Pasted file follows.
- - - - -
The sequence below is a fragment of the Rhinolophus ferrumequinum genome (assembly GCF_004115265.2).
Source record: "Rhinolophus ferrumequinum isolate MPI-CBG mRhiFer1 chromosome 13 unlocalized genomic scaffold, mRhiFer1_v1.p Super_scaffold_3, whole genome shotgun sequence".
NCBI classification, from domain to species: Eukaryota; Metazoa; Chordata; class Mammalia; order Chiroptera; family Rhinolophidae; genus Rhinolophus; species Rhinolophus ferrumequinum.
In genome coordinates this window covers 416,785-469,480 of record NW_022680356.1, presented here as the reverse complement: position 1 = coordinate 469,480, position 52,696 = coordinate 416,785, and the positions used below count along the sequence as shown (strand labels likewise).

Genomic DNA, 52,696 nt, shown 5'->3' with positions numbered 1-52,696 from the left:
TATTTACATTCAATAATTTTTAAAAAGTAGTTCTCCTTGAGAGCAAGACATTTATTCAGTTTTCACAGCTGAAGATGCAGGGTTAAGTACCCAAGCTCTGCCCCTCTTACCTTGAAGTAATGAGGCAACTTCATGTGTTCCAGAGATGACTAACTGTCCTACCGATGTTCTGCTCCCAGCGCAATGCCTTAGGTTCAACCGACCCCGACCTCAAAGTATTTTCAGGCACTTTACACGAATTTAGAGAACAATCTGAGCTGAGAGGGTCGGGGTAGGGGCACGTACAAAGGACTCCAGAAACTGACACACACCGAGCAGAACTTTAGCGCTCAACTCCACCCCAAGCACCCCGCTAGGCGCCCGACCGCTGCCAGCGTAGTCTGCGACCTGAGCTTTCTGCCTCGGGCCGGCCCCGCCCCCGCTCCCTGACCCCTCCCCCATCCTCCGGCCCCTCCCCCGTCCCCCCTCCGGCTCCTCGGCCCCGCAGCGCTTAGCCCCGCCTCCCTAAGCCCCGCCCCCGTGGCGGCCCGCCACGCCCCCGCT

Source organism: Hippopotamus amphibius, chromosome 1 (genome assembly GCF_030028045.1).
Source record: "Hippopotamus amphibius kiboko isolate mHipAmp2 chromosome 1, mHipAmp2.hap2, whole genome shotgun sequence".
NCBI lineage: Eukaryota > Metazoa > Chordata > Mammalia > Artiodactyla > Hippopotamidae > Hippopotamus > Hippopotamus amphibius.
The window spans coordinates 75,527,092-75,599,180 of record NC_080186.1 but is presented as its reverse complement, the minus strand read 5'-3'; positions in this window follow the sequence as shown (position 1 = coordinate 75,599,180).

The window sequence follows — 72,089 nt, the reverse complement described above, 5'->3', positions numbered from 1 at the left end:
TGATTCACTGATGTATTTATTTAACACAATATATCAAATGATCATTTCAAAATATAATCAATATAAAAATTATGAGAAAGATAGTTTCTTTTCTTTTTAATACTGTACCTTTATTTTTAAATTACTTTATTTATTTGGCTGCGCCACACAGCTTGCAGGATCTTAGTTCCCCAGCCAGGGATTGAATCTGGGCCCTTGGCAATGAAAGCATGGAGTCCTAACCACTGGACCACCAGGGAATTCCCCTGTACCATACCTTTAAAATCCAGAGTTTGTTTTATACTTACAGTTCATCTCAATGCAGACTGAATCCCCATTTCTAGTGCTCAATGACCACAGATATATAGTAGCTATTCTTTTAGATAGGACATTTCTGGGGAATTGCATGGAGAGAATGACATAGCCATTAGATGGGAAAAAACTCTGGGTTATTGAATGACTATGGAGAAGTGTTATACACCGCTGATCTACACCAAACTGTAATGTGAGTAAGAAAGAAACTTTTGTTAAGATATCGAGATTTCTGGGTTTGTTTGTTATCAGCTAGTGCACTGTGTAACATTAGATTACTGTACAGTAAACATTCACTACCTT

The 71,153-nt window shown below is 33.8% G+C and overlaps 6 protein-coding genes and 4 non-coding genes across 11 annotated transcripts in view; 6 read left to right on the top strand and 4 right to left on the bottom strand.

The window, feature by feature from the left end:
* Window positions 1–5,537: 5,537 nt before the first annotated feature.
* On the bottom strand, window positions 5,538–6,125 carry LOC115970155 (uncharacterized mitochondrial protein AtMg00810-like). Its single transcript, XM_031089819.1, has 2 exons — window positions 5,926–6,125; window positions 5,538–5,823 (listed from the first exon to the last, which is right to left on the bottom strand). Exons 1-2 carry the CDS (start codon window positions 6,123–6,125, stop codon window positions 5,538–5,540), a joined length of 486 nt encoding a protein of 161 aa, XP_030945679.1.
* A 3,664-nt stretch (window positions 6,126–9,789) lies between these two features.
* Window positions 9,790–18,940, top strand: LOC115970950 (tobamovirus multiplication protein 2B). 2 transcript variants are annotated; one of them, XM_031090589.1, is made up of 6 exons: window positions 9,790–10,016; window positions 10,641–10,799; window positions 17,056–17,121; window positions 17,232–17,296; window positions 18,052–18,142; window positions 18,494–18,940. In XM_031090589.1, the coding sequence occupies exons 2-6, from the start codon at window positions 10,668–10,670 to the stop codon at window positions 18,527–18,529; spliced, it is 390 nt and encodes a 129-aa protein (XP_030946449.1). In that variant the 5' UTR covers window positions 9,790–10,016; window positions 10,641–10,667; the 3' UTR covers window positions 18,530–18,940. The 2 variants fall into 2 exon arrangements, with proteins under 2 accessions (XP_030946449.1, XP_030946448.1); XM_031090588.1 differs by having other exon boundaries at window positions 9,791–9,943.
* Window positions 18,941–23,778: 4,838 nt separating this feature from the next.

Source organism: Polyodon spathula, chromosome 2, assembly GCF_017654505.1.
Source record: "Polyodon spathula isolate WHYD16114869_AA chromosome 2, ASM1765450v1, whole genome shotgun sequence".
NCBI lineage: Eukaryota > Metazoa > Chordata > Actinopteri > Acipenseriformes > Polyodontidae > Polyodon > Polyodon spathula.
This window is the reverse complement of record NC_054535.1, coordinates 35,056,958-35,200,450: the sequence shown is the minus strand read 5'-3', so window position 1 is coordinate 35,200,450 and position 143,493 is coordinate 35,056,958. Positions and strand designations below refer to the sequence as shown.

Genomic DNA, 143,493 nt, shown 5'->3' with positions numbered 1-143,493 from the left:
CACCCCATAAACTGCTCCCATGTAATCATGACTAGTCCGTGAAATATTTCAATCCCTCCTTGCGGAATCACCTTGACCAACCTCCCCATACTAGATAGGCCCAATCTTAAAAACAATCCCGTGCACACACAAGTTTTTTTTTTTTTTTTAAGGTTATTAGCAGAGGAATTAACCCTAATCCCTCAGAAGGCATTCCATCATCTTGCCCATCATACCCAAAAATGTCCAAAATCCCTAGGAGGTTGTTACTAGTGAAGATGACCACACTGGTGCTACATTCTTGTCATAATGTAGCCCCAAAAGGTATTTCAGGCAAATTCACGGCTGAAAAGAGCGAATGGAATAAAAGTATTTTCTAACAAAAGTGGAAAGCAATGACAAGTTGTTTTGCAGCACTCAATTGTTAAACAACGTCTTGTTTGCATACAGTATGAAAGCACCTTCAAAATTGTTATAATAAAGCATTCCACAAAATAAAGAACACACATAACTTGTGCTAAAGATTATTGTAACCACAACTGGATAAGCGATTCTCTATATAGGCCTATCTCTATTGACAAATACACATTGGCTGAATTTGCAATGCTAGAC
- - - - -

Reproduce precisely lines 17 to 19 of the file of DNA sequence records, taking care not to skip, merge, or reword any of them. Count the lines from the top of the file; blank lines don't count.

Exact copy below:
* A 3,664-nt stretch (window positions 6,126–9,789) lies between these two features.
* Window positions 9,790–18,940, top strand: LOC115970950 (tobamovirus multiplication protein 2B). 2 transcript variants are annotated; one of them, XM_031090589.1, is made up of 6 exons: window positions 9,790–10,016; window positions 10,641–10,799; window positions 17,056–17,121; window positions 17,232–17,296; window positions 18,052–18,142; window positions 18,494–18,940. In XM_031090589.1, the coding sequence occupies exons 2-6, from the start codon at window positions 10,668–10,670 to the stop codon at window positions 18,527–18,529; spliced, it is 390 nt and encodes a 129-aa protein (XP_030946449.1). In that variant the 5' UTR covers window positions 9,790–10,016; window positions 10,641–10,667; the 3' UTR covers window positions 18,530–18,940. The 2 variants fall into 2 exon arrangements, with proteins under 2 accessions (XP_030946449.1, XP_030946448.1); XM_031090588.1 differs by having other exon boundaries at window positions 9,791–9,943.
* Window positions 18,941–23,778: 4,838 nt separating this feature from the next.